Civil rights 1

Civil Rights Timeline

  • Dred Scott v. Sandford

    Dred Scott, an African American slave had been taken to a free state by his owner, and his case for freedom went to the Supreme Court. The Court held that African Americans, slave or free, were not citizens, and therefore did not have standing in USA courts.
  • Emancipation Proclamation

    This was a presidential proclamation issued as a war strategy by Abraham Lincoln during the Civil War. It proclaimed that all slaves in rebelling states were free.
  • 13th Amendment

    This amendment to the United States Constitution abolished slavery and any form of involuntary servitude in the entire nation, excepting punishments for crimes
  • 14th Amendment

    This amendment to the United States Constitution follows up on questions of citizenship posed to newly freed slaves. It holds that all citizens are provided the same rights, which may not be withheld by any government official. It also addresses debts incurred during the Civil War, and disability for Confederation leaders to hold office.
  • 15th Amendment

    This amendment to the United States Constitution provided the right to vote for all citizens regardless of "race, color, or previous condition of servitude."
  • Plessy vs. Ferguson

    In a case challenging segregation, the Supreme Court ruled that "separate but equal" was constitutional. Segregation remained constitutional until Brown vs. Board of Education was decided.
  • Executive Order 9981

    President Harry S. Truman issued the Executive Order to abolish racial discrimination in the United States Armed Forces. This later resulted in the desegreation of the Forces.
  • Brown vs. Board of Education

    Topeka, Kansas: This case, protesting the use of "separate but equal" in terms of schools, made its way to Warren's Supreme Corut, where the majority decided that the "separate facilities are inherently unequal," forcing schools to integrate.
  • Murder of Emmit Till

    Money, Mississippi: Emmit Till, a 14-year-old boy from Chicago, Illinois, was visiting relatives when he was murdered for allegedly flirting with a white woman. The trial in which his killers were convicted attracted vast attention and sympathy for the victim's family.
  • Bus Boycott

    Montgomery, Alabama: Inspiried by the arrest of Rosa Parks, a black woman who refused to give up her seat on a segregated bus, boycotted Montomery buses. Over a year later, the Supreme Court ruled that segregated buses are unconstitutional.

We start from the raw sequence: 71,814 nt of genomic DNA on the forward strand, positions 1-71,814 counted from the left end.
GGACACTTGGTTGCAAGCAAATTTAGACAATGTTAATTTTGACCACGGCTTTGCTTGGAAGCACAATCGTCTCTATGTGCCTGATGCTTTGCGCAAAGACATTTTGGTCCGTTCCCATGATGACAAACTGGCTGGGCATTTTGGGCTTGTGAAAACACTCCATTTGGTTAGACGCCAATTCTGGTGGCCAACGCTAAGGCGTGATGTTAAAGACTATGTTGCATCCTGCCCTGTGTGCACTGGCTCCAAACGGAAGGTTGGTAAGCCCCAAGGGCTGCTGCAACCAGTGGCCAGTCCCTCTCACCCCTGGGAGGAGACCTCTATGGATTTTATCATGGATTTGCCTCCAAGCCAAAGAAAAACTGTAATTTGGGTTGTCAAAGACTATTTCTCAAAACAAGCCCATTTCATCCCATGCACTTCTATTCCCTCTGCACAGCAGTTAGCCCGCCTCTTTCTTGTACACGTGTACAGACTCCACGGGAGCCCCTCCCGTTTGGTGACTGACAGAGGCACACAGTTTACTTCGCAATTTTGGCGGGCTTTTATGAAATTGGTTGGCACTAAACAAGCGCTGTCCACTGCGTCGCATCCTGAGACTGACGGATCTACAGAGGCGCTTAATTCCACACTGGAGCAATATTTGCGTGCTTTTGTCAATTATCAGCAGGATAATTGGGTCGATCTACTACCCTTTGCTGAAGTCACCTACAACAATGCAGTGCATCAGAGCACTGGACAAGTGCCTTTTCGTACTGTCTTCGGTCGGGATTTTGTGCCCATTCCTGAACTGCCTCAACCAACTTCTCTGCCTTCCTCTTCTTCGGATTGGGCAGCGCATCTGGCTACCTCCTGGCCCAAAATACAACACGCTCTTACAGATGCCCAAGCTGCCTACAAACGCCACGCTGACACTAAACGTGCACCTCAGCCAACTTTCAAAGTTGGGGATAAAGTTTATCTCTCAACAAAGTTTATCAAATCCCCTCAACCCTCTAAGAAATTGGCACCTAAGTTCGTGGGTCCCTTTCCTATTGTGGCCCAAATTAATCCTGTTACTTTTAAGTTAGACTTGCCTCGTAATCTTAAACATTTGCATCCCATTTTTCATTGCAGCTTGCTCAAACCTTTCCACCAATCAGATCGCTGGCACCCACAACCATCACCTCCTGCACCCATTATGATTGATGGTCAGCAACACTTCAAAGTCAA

• Civil Rights Act of 1957

    The goal of the Civil Rights Act of 1957 was to ensure that all African Americans could exercise their right to vote. It was a reaction to literacy tests and poll taxes that southern states were enacting to prevent African Americans from voting.
  • Integration of Little Rock Central High School

    Little Rock, Arkansas: Nine African American students volunteered to be the first to enter a previously white high school that had been ordered to desegregated. They were faced with angry mobs and a blockade of local National Gaurd under orders of the Governor. President Dwight D. Eisenhower intervened, drawing national attention to the racial violence that occured.
  • Greensboro Sit-In

    Greensboro, North Carolina: Four African American students protested segregation at lunch counters in the popular Woolworth chain store by sitting down despite not being offered service. This sparked many similar protests, dubbed "sit-ins," that led to violence.
  • Freedom Riders

    Begining in 1961, African Americans and white civil rights activists rode interstate buses into segregated southern states to test the enforcement of the recent ruling that segregated buses are illegal. Many southerners disagreed and the Riders were prone to major violence during their peaceful protest.
  • James Meredith Attends Univeristy of Mississippi

    Oxford, Mississippi: James Meredith excercised his constitutional right to apply to a segregated university, and was denied twice. With the backing and council of the NAACP, Meredith filed suit. In the following year, the court order that he be admitted, and, after state resistance, President Kennedy order that all persons obstucting the law "cease and desist therefrom."
  • Civil Rights Protests